In this Washington Post article the strategy of major banks becomes clear. Reframe the issue, collect on IOUs from the campaign, demonstrate the revolving door promises for tomorrow.
The financial services industry has launched an aggressive campaign on Capitol Hill to bolster the legality of the way companies have turned mortgages into securities and traded them across the globe in recent years.
The companies have opened wide their wallets for lobbying and are flying top executives to Washington for one-on-one meetings with lawmakers. They are holding briefings for key staffers, including an event last week that drew more than 60 aides. And they are blanketing Congress with white papers, memos and other documents that lay out their arguments.
The industry is seeking legislation that would effectively affirm MERS’s legality and block any bill that would call into question what MERS does. MERS has spent more than $1 million in lobbying since fall 2008, when lower courts around the country began to rule against it. But MERS had kept its name under the radar until the recent uproar over foreclosures revealed broad problems in mortgage paperwork.
If successful on Capitol Hill, the industry could in one quick swoop make all lawsuits related to MERS across the country moot and remove one of the key uncertainties dangling over the mortgage industry. On the flip side, lawmakers could create a new federal registry, effectively killing MERS’s business and forcing the industry to submit to greater oversight.
In the wake of such controversies, lobbyists for Reston-based Merscorp, which runs MERS, have been floating the idea of legislation that would establish the firm as the national registry to track the transfer of mortgages.
The MERS database “is a powerful tool that can be harnessed by the Congress and the industry to improve the mortgage finance system,” R.K. Arnold, Merscorp chief executive, told members of the Senate banking committee this week.
This reframing approach offers the fig leaf to congressmen that would support this backdoor bailout. A bill to eliminate liability for fraud, the high costs for legal remediation, and public accountability for misdeeds while intruding on the states abilities to safeguard property rights, would be colored instead as a measure to support efficient commerce.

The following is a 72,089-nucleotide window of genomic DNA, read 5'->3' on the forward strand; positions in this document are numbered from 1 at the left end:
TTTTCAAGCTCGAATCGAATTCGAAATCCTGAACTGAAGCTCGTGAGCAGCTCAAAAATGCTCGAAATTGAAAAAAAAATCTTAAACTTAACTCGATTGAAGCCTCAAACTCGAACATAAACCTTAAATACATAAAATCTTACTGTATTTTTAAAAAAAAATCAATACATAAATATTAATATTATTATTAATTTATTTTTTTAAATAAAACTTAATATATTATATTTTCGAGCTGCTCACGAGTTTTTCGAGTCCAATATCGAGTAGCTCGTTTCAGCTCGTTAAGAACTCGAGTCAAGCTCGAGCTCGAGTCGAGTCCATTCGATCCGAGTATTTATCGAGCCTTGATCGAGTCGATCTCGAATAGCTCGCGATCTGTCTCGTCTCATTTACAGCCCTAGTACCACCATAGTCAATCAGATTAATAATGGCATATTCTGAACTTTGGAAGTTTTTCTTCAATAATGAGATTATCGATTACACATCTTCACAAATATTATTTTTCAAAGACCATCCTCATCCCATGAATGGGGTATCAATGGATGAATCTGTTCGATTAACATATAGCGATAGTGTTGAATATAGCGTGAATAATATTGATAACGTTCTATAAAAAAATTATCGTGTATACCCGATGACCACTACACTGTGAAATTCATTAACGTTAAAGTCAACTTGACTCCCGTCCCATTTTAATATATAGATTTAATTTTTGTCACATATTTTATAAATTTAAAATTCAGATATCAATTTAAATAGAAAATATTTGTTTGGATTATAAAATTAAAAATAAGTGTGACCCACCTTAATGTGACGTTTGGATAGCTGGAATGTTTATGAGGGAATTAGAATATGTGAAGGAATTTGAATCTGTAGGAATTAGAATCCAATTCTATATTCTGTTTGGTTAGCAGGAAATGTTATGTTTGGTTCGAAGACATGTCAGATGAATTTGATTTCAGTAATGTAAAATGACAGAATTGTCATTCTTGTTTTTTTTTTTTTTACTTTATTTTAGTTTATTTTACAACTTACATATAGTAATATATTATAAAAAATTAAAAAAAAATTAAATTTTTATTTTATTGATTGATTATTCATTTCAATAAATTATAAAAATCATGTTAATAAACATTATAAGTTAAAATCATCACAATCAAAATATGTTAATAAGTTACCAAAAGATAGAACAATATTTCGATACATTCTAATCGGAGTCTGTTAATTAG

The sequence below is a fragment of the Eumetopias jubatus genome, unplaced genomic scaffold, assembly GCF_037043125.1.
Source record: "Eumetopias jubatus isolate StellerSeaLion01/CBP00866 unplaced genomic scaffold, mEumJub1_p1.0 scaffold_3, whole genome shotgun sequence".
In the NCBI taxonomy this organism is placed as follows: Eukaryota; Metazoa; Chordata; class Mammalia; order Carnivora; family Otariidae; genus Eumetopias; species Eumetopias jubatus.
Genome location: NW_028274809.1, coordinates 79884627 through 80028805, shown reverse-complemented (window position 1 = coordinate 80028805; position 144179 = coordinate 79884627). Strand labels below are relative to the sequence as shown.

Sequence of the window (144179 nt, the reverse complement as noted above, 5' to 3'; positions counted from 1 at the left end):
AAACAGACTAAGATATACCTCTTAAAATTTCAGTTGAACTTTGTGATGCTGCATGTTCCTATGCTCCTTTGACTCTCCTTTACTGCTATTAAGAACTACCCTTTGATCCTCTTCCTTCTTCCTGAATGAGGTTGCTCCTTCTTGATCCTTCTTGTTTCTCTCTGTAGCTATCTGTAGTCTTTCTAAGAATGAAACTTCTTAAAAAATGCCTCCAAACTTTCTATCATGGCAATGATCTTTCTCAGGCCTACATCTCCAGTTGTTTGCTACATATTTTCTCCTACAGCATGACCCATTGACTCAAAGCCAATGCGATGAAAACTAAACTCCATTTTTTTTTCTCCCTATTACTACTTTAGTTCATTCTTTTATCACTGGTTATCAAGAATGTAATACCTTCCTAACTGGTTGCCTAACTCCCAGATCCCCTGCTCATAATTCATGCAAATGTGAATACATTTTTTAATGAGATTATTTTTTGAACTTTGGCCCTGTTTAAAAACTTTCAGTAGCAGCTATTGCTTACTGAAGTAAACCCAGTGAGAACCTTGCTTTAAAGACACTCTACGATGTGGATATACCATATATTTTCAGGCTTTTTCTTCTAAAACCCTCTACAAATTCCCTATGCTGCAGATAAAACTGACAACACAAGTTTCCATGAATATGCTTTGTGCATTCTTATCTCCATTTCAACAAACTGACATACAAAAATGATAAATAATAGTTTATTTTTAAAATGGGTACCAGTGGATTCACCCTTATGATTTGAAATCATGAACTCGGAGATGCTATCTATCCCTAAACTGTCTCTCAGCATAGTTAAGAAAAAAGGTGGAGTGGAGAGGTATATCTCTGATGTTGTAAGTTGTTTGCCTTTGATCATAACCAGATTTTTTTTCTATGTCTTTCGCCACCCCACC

Tom Deutsch, deputy executive director of the American Securitization Forum, an industry group that defended the validity of MERS in a recent paper being circulated on Capitol Hill, said establishing a centralized tracking system would resolve much of the confusion resulting from the patchwork of local laws governing mortgages and their transfer.
“There’s a lot of validity in the idea of a national mortgage registry that is complete and unambiguous about legal title to loans across all 50 states,” he said in an interview.
In its paper, the forum argued that although there have been “several minority decisions” in the courts that have taken issue with MERS, “not one of these decisions has challenged MERS’ ability to act as a central system to track changes in the ownership.”
Consumer advocates say such legislation would retroactively bless all mortgage transfers made through MERS – and eliminate one of the strongest legal arguments that homeowners in foreclosure are using to challenge their cases. There’s also concern among state officials that such a bill might permanently remove some of their power over property law and place it within federal jurisdiction.
Some of the advocates are referring to the idea as the “great MERS whitewash bill.”
“Fixing MERS on a federal level to give them a free pass from complying with what we have known as the law for many years because the banks screwed up is really a bad precedent,” said Ira Rheingold, executive director of the National Association of Consumer Advocates.
The compensation for politicians comes in two forms. Down payment made in campaign contributions. Big Bonus later in fancy high paying jobs.
Lobbyists working for MERS include people who were prominent legislators or federal officials: former U.S. representative Bob Livingston and his former chief of staff, Allen Martin; John M. Duncan, assistant secretary of the Treasury for legislative affairs in the George W. Bush administration; and Arnold Havens, a former general counsel at Treasury.
The revolving door into lucrative lobbying deals and high paying, low responsibility industry jobs is wide open. Here is where one former Congressman landed. Here is where a former Senator landed. Pretty good jobs. Do not for a minute think that the MERS bailout won’t result in some good work down the line for our public servants.